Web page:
Legacy of Eva Mandeau

Legacy of Eva Mandeau

Following is a very personal story regarding the family of one of our members. It describes a very bad time for the human race, especially for the Jewish population in Europe during the 1940’s.

The Federation of Jewish Men’s Clubs (FJMC) has developed a program to honor the fallen and also remember the tragedy of the Holocaust. This program is called the Yom HaShoah Yellow Candle and consists of a yellow yarzheit candle made in Israel, and placed into a metal container, which is available to light on Yom Hashoah and also anytime during the year. 

Now let’s read this very personal true story written by Danny Mandeau in honor of his mother, Eva Mandeau.


When I was around 10 years old I came home from school and showed my Mom a funny symbol that someone had drawn on my hand. I had no idea what the swastika represented and how this directly impacted my family. 



Both my parents were born in Europe and survived the Second World War there. My Dad was fortunate enough to escape to Switzerland. My Mom, though, spent two years in the Westerbork and Bergen-Belsen concentration camps. 


Eva Neumann was born on May 23, 1931 in Berlin, Germany to  upper middle-class parents. Her Dad (my Opa) owned a big department store and her Mom (my Omi) came from a family of wealthy merchants. As was most common in those days, my grandparents were very patriotic Germans. My grandfather fought in the First World War and was actually injured fighting the Americans. Naturally, with Kristallnacht their lives changed and my grandfather decided to go to Philadelphia and make arrangements for the rest of the family (my Mom had a brother Kurt) to follow. Because my grandmother’s parents had already left Germany in 1938 to settle in Amsterdam, she decided to settle there with my Mom and her brother and wait for my grandfather to arrange their arrival in America. Unfortunately, visas could not be obtained and with the outbreak of the Second World War, my Mom along with her Mom and brother were trapped in Europe while her Dad anguished in Philadelphia. 


My Mom’s plight was similar to Anne Frank’s; the only big difference is that Anne did not survive. As a matter of fact, one of my grandmother’s best friends from Holland, Mrs. Pearlberg, was one of Anne’s teachers. Both my Mom and her family and the Franks were eventually rounded up by the Nazis, sent to Westerbork and then to Bergen-Belsen. 


My Mom did not talk about her experience as a 12- and 13-year old in a concentration camp while I was growing up. I absolutely knew that she was originally from Germany but besides that she did not share the details of this part of her childhood. That all changed in 1974 when I played the role of Otto Frank in  my high school’s production of The Diary of Anne Frank. Seeing me on stage in that role that so closely mirrored her life thirty years earlier really affected her. For the first time my Mom started to talk about her experience and seeing me up there on the stage brought out a sense of Jewishness that she had never expressed before. I was raised in a very non-observant home and although I became a Bar Mitzvah both my parents were agnostics at best. My Mom used to say that how could she believe in religion after what she went through? Nonetheless, after the play my parents went to Israel for the first time (and returned two more times) and came back with a strong affinity toward the Jewish state.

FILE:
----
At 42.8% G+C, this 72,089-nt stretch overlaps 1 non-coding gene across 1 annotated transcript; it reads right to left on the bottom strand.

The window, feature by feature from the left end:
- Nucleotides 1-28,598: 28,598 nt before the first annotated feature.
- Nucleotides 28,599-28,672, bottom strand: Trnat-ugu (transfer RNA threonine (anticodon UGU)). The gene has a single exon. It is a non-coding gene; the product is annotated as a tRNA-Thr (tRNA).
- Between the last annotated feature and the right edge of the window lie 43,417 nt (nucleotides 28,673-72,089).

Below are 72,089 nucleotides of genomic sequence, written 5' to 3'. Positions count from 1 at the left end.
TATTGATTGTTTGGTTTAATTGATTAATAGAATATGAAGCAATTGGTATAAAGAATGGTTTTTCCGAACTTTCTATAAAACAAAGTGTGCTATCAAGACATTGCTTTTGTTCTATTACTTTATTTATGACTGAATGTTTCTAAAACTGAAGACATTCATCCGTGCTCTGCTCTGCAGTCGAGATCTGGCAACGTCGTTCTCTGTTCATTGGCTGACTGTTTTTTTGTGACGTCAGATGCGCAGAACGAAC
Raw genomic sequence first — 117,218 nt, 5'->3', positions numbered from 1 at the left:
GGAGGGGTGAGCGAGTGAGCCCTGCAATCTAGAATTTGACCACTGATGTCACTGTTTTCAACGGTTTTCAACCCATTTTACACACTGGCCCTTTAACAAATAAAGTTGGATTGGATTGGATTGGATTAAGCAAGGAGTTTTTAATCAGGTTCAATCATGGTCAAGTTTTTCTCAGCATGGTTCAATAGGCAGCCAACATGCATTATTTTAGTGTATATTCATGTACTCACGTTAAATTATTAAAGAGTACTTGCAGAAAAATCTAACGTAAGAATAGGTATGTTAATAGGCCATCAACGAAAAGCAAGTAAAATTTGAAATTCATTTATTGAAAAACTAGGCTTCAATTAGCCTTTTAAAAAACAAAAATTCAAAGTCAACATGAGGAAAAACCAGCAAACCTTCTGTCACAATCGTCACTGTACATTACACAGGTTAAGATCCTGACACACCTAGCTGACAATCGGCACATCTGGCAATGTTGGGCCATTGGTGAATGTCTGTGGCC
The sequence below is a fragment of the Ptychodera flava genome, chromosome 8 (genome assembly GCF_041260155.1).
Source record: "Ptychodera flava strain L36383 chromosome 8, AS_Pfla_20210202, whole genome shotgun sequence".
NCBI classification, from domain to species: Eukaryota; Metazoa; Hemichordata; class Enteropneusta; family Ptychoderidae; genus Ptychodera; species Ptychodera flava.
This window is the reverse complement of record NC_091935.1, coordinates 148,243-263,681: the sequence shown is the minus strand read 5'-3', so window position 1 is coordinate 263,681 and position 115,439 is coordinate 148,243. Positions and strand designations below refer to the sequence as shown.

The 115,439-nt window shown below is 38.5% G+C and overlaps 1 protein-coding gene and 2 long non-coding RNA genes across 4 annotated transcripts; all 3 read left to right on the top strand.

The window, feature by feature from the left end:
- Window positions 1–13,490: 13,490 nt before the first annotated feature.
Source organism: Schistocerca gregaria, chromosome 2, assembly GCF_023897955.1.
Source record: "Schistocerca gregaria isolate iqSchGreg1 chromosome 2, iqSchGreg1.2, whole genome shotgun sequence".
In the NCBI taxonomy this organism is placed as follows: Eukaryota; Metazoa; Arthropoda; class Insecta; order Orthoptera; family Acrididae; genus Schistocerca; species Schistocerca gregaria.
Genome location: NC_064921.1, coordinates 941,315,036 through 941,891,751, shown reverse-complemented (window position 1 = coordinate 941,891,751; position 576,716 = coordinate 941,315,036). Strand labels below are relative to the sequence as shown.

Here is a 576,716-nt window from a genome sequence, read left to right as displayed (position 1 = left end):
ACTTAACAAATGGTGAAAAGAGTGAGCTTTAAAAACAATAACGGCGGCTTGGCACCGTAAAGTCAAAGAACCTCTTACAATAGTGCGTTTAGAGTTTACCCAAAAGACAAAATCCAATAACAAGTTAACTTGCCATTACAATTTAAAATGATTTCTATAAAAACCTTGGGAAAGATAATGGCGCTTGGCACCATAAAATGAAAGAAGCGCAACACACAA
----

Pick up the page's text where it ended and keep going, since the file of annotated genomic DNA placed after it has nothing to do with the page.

My Mom’s life was not always easy. Besides surviving the camps, being treated as an enemy alien upon her arrival at Ellis Island, starting school in Queens, NY without speaking a word of English and contracting TB due to the war, she survived and made a good life for herself. She raised my sister and me in a nice community in Teaneck, NJ.  She had many friends, took fabulous trips to Europe with us and had a loving marriage to my Dad for over 50 years.


Both my parents are now deceased and I truly miss them very much on a daily basis. It is for this reason that I run my shul’s Yom HaShoah program every year as well as support the FJMC Yellow Candle program. My Mom survived a difficult adolescence and I owe it to her to continue her legacy. That is why I feel obligated to contribute in my small way to ensure that no one ever has to endure something like the Shoah again.


There is the educational Yellow Candle guide and more information available at www.yellowcandle.org




Danny Mandeau is currently the FJMC 2021 Convention Chair. He also serves as a VP on the New England regional board. Danny is also very involved with his shul, Temple Emanuel of Newton, MA where he has held many roles including Brotherhood president and long-serving Yom HaShoah Chair.